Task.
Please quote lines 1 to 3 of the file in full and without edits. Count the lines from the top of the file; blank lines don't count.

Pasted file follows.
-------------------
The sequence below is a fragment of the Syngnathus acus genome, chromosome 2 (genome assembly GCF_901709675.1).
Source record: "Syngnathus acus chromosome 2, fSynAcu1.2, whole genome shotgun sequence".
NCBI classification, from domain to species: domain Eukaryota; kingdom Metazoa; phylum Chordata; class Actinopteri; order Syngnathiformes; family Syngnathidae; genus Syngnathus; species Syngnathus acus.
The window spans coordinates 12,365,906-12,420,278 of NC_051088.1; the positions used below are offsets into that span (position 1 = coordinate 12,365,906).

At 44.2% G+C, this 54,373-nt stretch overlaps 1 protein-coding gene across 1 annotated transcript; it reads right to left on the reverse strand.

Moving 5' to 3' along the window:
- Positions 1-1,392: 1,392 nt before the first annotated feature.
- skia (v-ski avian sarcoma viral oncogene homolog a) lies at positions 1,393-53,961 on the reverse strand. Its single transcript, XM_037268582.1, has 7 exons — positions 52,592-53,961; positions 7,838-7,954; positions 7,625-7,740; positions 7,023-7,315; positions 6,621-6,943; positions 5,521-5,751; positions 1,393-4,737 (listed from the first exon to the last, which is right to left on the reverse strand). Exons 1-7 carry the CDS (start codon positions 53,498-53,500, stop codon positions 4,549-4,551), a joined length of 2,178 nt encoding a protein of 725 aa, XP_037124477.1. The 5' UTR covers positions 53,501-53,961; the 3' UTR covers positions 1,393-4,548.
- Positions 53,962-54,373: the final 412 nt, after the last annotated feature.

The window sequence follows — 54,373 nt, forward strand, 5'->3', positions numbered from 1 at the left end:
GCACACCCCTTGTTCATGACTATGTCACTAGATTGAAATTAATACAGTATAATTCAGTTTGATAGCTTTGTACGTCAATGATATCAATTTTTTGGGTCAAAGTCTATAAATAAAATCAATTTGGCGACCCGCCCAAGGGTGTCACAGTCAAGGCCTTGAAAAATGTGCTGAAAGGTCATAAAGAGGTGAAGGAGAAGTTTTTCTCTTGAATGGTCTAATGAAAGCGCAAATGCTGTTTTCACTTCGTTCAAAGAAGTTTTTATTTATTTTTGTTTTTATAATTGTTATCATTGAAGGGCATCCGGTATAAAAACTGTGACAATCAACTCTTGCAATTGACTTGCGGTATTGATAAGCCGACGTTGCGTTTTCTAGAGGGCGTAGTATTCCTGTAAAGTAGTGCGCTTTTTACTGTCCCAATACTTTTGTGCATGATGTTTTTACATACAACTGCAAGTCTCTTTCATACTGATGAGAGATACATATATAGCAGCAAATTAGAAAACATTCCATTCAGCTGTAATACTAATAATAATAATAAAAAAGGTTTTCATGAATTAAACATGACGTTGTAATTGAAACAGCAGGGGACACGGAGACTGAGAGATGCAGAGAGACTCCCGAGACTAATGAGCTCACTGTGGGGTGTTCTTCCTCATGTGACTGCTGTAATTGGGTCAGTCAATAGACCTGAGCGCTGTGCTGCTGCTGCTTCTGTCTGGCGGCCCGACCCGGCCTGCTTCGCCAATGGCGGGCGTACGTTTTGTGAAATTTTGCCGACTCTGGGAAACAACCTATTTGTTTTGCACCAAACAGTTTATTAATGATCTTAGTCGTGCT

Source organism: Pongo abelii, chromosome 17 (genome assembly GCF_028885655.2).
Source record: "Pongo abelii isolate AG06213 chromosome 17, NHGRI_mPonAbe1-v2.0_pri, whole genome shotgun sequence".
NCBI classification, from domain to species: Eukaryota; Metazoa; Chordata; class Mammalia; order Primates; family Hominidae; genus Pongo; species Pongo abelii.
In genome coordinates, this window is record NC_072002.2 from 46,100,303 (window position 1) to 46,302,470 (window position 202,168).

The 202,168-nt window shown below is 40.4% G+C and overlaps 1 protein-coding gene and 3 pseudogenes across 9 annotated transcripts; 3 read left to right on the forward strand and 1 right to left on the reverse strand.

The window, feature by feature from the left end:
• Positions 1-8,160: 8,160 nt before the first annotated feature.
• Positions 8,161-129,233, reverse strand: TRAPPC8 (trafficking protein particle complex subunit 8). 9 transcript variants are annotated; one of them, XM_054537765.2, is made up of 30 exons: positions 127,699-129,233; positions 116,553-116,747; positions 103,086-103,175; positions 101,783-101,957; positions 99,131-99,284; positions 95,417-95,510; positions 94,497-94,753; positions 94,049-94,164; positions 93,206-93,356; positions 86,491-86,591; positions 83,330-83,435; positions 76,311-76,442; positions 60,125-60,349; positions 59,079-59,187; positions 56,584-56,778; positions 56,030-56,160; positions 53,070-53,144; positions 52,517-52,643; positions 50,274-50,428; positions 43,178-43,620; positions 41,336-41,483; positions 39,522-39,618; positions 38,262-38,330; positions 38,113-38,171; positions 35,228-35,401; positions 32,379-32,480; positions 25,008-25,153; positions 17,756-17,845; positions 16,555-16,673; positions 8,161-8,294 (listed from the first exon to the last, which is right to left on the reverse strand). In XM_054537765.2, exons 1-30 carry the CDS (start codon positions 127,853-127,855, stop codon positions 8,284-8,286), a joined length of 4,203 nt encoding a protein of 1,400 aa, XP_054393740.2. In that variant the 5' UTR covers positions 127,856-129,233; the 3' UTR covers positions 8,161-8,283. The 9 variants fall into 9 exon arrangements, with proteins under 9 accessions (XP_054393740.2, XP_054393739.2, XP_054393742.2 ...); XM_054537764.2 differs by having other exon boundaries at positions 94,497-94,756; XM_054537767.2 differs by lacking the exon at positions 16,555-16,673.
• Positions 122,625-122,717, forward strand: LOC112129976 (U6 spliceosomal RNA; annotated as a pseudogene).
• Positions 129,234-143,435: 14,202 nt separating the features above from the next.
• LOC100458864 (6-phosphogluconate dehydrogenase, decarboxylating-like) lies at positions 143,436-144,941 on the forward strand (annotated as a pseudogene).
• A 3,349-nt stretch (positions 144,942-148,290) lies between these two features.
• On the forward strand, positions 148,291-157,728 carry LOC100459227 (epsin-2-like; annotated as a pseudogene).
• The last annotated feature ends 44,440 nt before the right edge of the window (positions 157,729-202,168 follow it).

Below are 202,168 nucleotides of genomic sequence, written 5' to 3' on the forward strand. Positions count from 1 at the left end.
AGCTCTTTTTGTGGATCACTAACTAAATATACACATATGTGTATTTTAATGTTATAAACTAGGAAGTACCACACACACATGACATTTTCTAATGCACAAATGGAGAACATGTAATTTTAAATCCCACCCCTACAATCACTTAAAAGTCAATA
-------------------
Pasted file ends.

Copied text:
The sequence below is a fragment of the Syngnathus acus genome, chromosome 2 (genome assembly GCF_901709675.1).
Source record: "Syngnathus acus chromosome 2, fSynAcu1.2, whole genome shotgun sequence".
NCBI classification, from domain to species: domain Eukaryota; kingdom Metazoa; phylum Chordata; class Actinopteri; order Syngnathiformes; family Syngnathidae; genus Syngnathus; species Syngnathus acus.